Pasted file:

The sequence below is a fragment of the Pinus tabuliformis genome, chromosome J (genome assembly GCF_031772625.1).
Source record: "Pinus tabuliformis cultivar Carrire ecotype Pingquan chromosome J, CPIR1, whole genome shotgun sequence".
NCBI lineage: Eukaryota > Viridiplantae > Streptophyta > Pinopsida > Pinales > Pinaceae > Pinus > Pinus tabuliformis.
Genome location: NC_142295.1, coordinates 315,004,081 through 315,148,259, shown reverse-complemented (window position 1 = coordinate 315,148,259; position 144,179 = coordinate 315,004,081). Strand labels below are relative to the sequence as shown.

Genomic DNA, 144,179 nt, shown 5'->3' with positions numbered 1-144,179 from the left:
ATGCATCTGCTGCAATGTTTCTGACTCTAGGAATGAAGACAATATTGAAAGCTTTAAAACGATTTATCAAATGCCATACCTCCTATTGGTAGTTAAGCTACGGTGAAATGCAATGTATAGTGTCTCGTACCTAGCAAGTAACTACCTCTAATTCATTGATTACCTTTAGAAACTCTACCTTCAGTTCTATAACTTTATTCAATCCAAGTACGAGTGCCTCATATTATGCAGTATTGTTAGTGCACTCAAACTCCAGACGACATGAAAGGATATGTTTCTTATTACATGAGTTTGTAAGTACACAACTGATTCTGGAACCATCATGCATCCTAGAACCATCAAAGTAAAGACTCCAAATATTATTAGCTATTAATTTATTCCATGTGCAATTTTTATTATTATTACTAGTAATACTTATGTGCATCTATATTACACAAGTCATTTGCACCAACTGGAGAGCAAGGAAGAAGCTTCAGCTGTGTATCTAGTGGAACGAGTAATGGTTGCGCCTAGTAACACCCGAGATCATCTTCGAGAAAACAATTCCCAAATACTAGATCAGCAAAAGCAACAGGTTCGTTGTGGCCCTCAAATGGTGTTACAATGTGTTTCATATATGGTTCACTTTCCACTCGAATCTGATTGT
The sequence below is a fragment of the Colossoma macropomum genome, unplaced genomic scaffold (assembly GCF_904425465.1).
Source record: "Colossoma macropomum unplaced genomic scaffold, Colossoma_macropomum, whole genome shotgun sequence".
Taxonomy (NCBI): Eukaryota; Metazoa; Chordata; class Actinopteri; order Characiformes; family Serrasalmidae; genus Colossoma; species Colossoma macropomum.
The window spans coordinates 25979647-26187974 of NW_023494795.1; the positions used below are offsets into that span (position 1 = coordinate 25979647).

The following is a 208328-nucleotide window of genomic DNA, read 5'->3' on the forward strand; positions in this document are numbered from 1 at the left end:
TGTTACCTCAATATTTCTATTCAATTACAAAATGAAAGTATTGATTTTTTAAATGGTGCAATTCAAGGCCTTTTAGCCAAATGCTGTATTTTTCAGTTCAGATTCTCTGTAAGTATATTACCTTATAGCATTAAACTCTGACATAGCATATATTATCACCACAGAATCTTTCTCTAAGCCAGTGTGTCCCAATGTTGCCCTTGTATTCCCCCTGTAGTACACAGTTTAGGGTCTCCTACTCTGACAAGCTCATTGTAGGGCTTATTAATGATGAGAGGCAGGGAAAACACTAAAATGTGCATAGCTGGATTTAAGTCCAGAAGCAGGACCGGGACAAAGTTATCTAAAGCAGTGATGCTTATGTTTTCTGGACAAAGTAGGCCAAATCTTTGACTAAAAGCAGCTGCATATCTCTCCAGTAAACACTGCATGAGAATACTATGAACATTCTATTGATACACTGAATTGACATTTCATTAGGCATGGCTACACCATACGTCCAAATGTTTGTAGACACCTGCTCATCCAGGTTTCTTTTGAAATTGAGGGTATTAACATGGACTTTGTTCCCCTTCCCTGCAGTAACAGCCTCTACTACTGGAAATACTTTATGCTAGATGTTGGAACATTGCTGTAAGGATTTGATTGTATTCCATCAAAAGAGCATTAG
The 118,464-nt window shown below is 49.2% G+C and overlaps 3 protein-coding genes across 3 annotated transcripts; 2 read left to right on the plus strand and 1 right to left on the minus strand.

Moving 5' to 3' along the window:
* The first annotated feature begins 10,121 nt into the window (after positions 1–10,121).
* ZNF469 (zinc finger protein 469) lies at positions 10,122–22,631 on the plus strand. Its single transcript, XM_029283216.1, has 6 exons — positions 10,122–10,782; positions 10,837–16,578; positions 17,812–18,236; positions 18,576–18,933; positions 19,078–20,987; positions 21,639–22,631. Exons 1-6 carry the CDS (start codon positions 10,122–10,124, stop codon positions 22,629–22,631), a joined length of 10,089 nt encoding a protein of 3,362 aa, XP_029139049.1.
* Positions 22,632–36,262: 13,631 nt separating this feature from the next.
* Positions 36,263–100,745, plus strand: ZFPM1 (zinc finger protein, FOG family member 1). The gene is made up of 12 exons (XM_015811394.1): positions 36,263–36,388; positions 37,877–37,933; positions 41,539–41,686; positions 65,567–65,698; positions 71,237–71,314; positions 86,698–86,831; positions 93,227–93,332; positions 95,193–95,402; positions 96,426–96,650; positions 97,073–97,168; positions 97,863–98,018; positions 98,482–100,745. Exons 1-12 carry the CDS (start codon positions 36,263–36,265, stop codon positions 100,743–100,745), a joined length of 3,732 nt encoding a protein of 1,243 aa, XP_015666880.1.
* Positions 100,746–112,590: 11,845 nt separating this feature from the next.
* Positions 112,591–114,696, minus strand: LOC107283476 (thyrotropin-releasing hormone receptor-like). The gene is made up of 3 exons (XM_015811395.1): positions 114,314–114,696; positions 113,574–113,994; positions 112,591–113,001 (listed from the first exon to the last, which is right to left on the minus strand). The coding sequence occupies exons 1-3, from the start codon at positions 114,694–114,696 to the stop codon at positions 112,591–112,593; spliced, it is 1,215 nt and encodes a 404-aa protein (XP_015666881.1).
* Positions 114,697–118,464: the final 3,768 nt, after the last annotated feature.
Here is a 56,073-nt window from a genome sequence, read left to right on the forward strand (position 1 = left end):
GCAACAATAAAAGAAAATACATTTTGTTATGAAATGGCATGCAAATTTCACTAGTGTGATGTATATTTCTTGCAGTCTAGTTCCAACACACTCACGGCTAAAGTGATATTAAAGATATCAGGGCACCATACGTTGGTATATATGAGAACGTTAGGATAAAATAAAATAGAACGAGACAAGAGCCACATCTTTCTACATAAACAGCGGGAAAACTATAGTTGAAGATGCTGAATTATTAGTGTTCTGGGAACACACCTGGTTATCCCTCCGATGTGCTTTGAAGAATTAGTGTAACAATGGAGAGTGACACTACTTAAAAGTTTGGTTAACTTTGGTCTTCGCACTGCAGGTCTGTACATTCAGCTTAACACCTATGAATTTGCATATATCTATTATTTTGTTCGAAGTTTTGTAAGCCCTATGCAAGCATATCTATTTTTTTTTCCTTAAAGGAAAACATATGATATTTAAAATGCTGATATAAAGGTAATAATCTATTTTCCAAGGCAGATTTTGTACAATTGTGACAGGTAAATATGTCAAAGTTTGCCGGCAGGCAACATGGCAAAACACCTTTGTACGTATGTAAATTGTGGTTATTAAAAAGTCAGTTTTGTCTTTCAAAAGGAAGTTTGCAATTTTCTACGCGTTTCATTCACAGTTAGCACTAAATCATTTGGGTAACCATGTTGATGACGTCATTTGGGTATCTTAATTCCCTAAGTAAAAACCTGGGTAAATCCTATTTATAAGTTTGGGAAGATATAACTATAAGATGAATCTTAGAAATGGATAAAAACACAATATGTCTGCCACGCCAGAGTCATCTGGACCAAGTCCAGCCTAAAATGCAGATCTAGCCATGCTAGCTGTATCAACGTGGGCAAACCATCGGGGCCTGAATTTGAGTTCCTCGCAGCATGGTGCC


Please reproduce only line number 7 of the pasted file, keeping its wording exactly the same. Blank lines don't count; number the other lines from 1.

The sequence below is a fragment of the Colossoma macropomum genome, unplaced genomic scaffold (assembly GCF_904425465.1).